"It is important to note the overlay of law, regulation, policy, procedure, technical safeguards, training, culture, and ethos in the use of such tools; all of these things govern how NSA deploys various foreign intelligence techniques to help defend the nation," the NSA said.
The latest reports of the NSA's spying on Huawei follow earlier news stories about efforts to place backdoors on equipment from the company.
In December last year, Der Spiegel published a report outlining how the NSA intercepts deliveries of new computer equipment en route to plant spyware. The operation was conducted by the NSA's Office of Tailored Access Operations (TAO), which specializes in infiltrating computers, according to the report.
The newest reports this weekend say that the TAO unit by 2010 gained access to Huawei headquarters and was able to collect communications from Ren Zhengfei, the company's founder.
The Times story, however, pointed out that none of the documents leaked by Snowden show that NSA operations proved a specific link between Huawei and the PLA.
U.S. government officials for years have suspected that Chinese networking companies have worked with the PLA. For example, a congressional committee concluded an inquiry in 2012 with members still in doubt about the security of networking equipment from Huawei and ZTE
The U.S. government has also blocked efforts by Huawei to expand its business in the country. In September 2011, for example, the U.S. Department of Commerce said it had told Huawei that the company was barred from participating in a project to build a national wireless network.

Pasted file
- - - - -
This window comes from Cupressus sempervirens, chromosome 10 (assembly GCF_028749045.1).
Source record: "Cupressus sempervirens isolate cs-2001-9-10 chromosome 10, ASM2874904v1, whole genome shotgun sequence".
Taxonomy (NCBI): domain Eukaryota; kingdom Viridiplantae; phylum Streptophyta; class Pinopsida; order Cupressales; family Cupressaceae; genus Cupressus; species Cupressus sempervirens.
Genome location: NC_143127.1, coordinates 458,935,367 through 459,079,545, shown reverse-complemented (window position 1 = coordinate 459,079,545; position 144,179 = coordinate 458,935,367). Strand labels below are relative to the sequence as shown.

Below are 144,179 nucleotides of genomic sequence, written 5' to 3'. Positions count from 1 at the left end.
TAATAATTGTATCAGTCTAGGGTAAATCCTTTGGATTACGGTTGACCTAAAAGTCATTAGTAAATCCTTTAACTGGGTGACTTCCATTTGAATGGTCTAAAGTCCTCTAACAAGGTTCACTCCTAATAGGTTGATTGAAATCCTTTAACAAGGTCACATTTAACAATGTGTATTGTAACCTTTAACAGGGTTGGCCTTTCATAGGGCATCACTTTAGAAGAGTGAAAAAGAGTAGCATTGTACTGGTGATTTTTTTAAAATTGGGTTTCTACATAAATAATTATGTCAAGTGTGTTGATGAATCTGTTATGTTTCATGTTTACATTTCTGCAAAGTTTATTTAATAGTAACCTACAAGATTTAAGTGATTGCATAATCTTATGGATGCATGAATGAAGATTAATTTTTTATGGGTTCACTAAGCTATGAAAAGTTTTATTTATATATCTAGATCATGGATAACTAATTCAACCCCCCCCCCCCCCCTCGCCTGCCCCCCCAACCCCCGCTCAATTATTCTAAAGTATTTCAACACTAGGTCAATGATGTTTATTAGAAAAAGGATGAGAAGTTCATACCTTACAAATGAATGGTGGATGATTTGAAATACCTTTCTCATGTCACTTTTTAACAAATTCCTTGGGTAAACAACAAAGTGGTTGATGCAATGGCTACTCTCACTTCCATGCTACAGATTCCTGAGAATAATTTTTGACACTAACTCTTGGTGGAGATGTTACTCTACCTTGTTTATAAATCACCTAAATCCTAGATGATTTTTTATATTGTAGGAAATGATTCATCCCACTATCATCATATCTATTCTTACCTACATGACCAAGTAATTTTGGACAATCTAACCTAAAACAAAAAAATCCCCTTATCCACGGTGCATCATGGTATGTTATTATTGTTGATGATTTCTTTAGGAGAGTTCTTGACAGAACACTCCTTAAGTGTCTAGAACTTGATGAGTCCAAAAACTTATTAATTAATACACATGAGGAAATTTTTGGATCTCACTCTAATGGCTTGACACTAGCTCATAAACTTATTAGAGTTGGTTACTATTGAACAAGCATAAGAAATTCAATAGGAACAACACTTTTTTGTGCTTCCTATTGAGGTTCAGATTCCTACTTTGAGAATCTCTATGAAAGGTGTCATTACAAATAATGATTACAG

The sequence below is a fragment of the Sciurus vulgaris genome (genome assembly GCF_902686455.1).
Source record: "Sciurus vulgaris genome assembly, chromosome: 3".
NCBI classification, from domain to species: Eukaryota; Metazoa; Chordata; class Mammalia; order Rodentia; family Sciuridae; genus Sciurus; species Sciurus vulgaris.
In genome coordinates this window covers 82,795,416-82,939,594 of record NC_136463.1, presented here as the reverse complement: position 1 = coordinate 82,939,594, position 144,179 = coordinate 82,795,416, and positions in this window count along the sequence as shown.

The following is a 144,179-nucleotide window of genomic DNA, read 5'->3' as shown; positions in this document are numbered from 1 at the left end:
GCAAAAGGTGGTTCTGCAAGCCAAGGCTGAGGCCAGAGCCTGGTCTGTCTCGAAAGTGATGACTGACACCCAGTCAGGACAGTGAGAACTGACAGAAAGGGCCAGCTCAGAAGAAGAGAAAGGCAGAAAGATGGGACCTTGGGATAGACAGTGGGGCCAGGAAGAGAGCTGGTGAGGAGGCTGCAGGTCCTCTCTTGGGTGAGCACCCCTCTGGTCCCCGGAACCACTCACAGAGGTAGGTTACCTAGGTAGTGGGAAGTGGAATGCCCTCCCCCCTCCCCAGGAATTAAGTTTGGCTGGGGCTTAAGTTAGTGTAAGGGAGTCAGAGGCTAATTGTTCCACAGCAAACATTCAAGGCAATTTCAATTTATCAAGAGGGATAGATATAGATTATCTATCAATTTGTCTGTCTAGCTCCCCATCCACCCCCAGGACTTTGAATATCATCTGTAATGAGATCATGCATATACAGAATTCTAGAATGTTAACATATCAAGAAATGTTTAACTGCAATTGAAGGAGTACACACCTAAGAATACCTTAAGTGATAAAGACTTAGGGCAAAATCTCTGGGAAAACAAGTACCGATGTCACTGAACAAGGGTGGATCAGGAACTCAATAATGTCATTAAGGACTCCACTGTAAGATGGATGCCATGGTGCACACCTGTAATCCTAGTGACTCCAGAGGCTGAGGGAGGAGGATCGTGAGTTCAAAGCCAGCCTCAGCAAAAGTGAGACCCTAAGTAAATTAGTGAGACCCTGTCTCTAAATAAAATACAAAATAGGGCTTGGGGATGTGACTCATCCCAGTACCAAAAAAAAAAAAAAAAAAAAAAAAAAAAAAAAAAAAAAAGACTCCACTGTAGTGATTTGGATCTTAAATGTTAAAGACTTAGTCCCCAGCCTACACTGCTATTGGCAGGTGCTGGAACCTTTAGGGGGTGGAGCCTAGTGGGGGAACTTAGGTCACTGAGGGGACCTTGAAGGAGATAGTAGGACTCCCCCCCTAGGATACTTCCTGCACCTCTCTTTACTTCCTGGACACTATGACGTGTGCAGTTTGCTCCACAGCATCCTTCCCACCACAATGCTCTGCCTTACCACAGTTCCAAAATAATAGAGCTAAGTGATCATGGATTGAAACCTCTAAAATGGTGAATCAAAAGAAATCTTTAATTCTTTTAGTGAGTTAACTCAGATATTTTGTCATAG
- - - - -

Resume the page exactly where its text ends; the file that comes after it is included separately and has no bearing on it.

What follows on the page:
Last October, Huawei issued a company report on cyber security in which it suggested ways companies could work together internationally to secure networks from hacking.
"We can confirm that we have never been asked to provide access to our technology, or provide any data or information on any citizen or organization to any Government, or their agencies," Huawei Deputy Chairman Ken Hu said in the report.
In an online article Saturday, The New York Times quoted William Plummer, a U.S.-based Huawei executive, as saying: "If such espionage has been truly conducted then it is known that the company is independent and has no unusual ties to any government, and that knowledge should be relayed publicly to put an end to an era of mis- and disinformation."
In addition to selling networking equipment, Huwaei is also the third-largest vendor of smartphones in the world. However, as recently as Mobile World Congress last month, a Huwaei official confirmed that the company has essentially given up on the network infrastructure business in the U.S., which makes efforts to sell mobile devices in the country more difficult.